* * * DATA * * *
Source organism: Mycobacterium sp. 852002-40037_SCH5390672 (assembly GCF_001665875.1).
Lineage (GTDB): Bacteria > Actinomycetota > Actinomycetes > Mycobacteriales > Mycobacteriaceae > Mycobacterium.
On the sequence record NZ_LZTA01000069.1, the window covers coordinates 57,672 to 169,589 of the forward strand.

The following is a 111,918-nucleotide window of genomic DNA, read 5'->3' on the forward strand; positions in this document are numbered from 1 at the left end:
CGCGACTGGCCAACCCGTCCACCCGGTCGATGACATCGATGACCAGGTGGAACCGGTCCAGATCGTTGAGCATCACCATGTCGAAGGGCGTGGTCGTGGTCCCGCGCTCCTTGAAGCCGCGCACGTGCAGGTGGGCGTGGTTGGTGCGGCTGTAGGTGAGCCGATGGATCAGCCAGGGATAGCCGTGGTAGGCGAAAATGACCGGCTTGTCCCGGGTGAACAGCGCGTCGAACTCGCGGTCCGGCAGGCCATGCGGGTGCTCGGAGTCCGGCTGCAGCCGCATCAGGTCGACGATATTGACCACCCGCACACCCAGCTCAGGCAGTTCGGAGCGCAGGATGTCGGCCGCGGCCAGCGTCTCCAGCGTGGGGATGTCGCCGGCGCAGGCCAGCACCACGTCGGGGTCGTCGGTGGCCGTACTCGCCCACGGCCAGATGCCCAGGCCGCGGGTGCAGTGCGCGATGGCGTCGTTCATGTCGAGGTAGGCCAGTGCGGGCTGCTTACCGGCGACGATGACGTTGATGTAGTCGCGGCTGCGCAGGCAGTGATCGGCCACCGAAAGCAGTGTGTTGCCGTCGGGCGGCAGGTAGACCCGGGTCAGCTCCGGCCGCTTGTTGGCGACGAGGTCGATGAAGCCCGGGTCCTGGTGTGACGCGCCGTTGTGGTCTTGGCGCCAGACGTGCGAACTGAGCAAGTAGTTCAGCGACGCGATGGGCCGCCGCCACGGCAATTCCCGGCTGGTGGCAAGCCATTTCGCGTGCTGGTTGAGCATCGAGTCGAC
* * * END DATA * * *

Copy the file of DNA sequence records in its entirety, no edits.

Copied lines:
Source organism: Mycobacterium sp. 852002-40037_SCH5390672 (assembly GCF_001665875.1).
Lineage (GTDB): Bacteria > Actinomycetota > Actinomycetes > Mycobacteriales > Mycobacteriaceae > Mycobacterium.
On the sequence record NZ_LZTA01000069.1, the window covers coordinates 57,672 to 169,589 of the forward strand.

The following is a 111,918-nucleotide window of genomic DNA, read 5'->3' on the forward strand; positions in this document are numbered from 1 at the left end:
CGCGACTGGCCAACCCGTCCACCCGGTCGATGACATCGATGACCAGGTGGAACCGGTCCAGATCGTTGAGCATCACCATGTCGAAGGGCGTGGTCGTGGTCCCGCGCTCCTTGAAGCCGCGCACGTGCAGGTGGGCGTGGTTGGTGCGGCTGTAGGTGAGCCGATGGATCAGCCAGGGATAGCCGTGGTAGGCGAAAATGACCGGCTTGTCCCGGGTGAACAGCGCGTCGAACTCGCGGTCCGGCAGGCCATGCGGGTGCTCGGAGTCCGGCTGCAGCCGCATCAGGTCGACGATATTGACCACCCGCACACCCAGCTCAGGCAGTTCGGAGCGCAGGATGTCGGCCGCGGCCAGCGTCTCCAGCGTGGGGATGTCGCCGGCGCAGGCCAGCACCACGTCGGGGTCGTCGGTGGCCGTACTCGCCCACGGCCAGATGCCCAGGCCGCGGGTGCAGTGCGCGATGGCGTCGTTCATGTCGAGGTAGGCCAGTGCGGGCTGCTTACCGGCGACGATGACGTTGATGTAGTCGCGGCTGCGCAGGCAGTGATCGGCCACCGAAAGCAGTGTGTTGCCGTCGGGCGGCAGGTAGACCCGGGTCAGCTCCGGCCGCTTGTTGGCGACGAGGTCGATGAAGCCCGGGTCCTGGTGTGACGCGCCGTTGTGGTCTTGGCGCCAGACGTGCGAACTGAGCAAGTAGTTCAGCGACGCGATGGGCCGCCGCCACGGCAATTCCCGGCTGGTGGCAAGCCATTTCGCGTGCTGGTTGAGCATCGAGTCGAC